Animal bites are serious for adults and children alike. Unfortunately, children tend to be the victim of Connecticut dog bites frequently in comparison to adults. This may, be in part, due to a lack of education on dogs. Children may believe that it is okay to pet a stray animal or may be unable to read the signs of a dog’s discomfort. Education at an early age may help decrease dog bites.

A study in the US National Library of Medicine suggests that preschool children can interpret a dog’s behavior. It may take a short educational session, but children are sensitive to learning about dog behavior. This is particularly true of children who have dogs at home. Educators can use videos of dog to train children more effectively than pictures or puppets. When quizzed on the videos, children were able to identify a dog’s mood by its behavior.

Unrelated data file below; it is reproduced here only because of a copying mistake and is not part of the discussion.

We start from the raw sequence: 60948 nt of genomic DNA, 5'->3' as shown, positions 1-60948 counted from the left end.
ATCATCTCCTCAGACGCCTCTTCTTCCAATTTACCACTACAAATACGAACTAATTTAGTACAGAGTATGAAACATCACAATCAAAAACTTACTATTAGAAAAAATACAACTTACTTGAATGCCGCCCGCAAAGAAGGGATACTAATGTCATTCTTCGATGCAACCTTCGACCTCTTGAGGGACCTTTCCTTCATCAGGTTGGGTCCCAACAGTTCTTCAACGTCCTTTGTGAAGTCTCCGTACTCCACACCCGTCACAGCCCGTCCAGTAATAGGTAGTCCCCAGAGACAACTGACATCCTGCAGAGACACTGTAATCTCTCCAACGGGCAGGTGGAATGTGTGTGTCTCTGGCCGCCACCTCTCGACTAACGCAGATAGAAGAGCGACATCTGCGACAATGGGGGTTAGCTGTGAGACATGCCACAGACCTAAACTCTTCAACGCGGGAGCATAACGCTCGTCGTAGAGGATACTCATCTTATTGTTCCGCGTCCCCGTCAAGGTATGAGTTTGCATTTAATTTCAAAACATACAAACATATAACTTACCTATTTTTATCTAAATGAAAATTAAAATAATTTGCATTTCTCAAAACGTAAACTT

Over 800,000 people receive medical attention for dog bites every year. Not only are children the most common victim of dog bites but their injuries tend to be more severe. The American Veterinary Medical Association suggests that children are more likely to suffer a dog bite by a familiar dog during daily activities.

One of the best prevention tactics to avoid a dog bite is to pay attention to a dog’s body language. Like people, dogs use posture and vocalization to express themselves. One of the biggest problems with children is that they do not always know how to read these gestures before it is too late. If a child can read a dog’s body language, then he or she may have clues that the animal is experiencing stress.